So, it’s finally happened. Your passion for delis has led you to the idea of starting your own deli business – which is great! Few people are lucky enough to do something that they love, and fewer still are motivated enough to build a business around their passion. The fact that you are serious enough about pastrami to throw your hat in the ring is impressive. But it would help if you were deliberate in how you move forward with your dream. You can establish a successful deli business, but you have to make sure you take the right steps on your journey to build a firm foundation.
Although the general idea is pretty well understood, you know that there can be a lot of delis variation from region to region and even within the same region. You probably have a certain type of deli in mind for your business – if you don’t, you should brainstorm and try to identify what you want most in your deli. Once you have a good idea of what you want, you need to find out your intended market wants and needs. They may be dying to get what you are going to offer. If they aren’t, you might want to experiment with some variations on your idea to find some overlap in the market needs and what you want to do with your business.
Once you have a business idea ready to go, it’s time to write a business plan. Learning about your market is one step in writing a business plan. Others are just as important, like determining how much it will cost to open for business and how much it will cost to keep the deli operating over the coming months. You also want to estimate how much you can expect to earn and find out when you think you will break even. You need to know these things to plan for the future and make certain that the business idea is right for you.
Creating a business plan tells you if your deli idea is going to work. If you find out that your current idea isn’t going to work, it’s ok. Although it can be frustrating, it’s better to find out now before you spend any money. Chances are, you can make some alterations to your idea and figure out a way to make it work. Even if you have to scrap it entirely, you will be happy you did when you eventually build a successful business.
LLCs are not right for every business – but they are right for many small business owners. Forming an LLC offers several benefits that are worth considering for your deli business, including:
· The corporate veil. Operating as an LLC separates your personal assets from the assets of your LLC. If something goes wrong with your business, like you lose a lawsuit and have to pay extensive damages, only your LLC’s assets could be lost. Your personal assets would be off the table as long as you did a good job keeping your business finances separate from your personal finances.
· Legitimacy. Your business will look more legitimate if you are an LLC. This improved look can be useful for things like seeing business investments and applying for loans with lenders.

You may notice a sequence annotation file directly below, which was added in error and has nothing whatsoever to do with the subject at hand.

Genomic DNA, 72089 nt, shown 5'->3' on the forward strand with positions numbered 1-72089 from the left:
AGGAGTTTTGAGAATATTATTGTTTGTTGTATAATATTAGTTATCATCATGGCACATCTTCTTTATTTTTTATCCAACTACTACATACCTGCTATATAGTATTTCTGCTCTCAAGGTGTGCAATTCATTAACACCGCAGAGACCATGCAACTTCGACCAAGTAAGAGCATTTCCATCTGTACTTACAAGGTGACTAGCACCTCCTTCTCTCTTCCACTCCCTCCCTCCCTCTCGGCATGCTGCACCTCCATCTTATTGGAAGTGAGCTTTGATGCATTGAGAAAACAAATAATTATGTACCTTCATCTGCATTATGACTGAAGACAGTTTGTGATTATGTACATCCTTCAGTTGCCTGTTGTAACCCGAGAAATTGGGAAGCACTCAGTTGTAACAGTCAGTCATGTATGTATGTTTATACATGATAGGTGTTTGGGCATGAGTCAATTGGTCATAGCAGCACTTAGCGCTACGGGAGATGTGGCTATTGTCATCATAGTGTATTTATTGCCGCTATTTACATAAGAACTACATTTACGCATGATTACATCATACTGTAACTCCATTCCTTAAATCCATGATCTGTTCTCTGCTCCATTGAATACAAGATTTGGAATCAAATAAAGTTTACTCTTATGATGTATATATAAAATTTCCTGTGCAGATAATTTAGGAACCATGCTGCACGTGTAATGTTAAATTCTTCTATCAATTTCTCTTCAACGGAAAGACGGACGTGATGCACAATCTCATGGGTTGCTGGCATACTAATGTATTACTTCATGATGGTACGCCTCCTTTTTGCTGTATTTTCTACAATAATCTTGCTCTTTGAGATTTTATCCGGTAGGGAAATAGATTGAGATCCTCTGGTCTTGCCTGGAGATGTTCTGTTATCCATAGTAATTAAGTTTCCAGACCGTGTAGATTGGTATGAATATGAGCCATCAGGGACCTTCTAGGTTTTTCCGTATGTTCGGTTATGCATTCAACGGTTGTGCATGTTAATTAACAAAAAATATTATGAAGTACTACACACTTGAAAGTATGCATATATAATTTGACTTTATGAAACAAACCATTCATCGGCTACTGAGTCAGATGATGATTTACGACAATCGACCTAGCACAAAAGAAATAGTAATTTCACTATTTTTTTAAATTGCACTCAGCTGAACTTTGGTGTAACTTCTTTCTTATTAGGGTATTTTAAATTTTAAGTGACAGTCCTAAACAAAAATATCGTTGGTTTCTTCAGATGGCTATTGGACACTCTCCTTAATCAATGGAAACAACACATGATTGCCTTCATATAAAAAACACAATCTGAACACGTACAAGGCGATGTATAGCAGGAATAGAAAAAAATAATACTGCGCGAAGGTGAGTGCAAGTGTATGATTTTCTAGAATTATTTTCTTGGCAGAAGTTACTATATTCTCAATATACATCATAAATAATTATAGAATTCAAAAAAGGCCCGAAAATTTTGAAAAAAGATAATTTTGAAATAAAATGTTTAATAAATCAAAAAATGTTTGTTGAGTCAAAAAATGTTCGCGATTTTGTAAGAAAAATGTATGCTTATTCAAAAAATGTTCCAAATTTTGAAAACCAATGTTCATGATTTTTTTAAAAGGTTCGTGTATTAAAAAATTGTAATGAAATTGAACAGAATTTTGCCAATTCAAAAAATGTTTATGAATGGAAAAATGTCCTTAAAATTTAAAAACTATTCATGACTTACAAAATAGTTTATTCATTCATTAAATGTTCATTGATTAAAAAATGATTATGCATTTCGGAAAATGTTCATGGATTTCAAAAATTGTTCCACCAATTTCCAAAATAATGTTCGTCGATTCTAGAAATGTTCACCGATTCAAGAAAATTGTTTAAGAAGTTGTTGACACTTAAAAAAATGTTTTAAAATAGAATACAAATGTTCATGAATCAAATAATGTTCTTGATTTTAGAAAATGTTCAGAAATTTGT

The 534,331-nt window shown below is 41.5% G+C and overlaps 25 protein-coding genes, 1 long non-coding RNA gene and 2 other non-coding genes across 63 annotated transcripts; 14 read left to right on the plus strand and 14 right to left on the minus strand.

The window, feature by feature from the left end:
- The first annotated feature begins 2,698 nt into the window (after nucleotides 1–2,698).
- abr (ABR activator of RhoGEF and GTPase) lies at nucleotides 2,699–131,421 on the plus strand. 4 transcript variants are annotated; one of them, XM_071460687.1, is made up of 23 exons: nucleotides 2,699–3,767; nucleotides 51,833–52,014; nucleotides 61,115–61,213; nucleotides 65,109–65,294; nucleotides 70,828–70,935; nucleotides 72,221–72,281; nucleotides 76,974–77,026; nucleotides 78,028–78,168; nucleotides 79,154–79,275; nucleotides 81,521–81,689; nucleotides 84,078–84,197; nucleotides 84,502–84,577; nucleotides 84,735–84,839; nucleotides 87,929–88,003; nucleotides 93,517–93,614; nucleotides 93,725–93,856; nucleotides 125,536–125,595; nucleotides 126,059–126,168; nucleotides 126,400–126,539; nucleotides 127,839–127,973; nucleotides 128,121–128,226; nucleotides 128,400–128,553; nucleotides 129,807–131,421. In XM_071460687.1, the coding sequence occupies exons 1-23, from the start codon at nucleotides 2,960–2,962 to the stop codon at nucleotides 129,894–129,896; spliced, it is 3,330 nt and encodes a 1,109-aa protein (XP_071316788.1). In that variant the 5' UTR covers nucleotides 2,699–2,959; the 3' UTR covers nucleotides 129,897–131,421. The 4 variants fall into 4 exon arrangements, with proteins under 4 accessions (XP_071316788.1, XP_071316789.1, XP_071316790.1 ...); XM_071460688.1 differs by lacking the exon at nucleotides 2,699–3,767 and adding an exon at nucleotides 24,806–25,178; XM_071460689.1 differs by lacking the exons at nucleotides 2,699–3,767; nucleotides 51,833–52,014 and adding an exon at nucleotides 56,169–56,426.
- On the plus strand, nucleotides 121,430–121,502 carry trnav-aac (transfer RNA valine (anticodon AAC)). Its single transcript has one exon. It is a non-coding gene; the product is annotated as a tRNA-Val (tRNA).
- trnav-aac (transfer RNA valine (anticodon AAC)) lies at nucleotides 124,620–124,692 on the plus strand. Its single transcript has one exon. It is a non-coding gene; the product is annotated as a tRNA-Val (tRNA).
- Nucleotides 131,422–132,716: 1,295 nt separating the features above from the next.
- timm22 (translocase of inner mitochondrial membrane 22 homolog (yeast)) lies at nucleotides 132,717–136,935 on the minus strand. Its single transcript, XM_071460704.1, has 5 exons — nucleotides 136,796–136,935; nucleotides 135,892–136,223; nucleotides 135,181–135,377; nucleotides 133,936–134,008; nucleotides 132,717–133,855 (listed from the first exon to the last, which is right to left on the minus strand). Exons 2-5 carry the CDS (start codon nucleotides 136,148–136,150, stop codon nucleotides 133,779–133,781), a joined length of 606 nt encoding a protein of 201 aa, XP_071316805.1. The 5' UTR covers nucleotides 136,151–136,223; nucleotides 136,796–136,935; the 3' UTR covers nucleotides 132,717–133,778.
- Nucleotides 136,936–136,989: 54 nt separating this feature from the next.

· Pass-through taxation. LLCs can choose to use pass-through taxation – which means that your business profits pass through to your personal taxes and are taxed at your income tax rate. You don’t have to do separate corporate taxes like you would if you were a C-Corporation.
Serving customers delicious deli products will generally lead to happy customers and great profits – but there is always the chance that someone could sue your business. It may be because they get injured on your property, they think your product caused them injury, or for some other reason. When you are sued, your business needs to immediately hire an attorney and fight for your good name. Of course, hiring a lawyer is expensive, and losing a lawsuit can be catastrophically expensive.
Business insurance is designed to protect your business from these types of situations. You can get insurance coverage for various things, such as product liability insurance, that will kick into action and pay your legal fees – including damages if you lose a lawsuit – as long as they are within the limits of your policy. You contact your insurance company if you get sued, and they will usually take care of the rest.
Hopefully, you never get sued, and your business is never held liable for an injury. But to be safe, you should definitely carry business insurance.
As a food service company, you will need to adhere to certain regulations concerning food safety and several other regulations. You will need specific permits to serve food, and you will be subject to inspections to verify that you are operating a safe establishment. It is essential that you take these requirements seriously because failing to do so can lead to your business being shut down – which means no profits while you are closed and can really tarnish your reputation.
It would help if you did sufficient research to know what regulations apply to your deli business long before opening your doors for business. That way, you can design strategies and systems to keep you and your employees within your business requirements. If you can establish a compliance culture, you can often avoid getting in situations where you break the rules and deal with the fallout.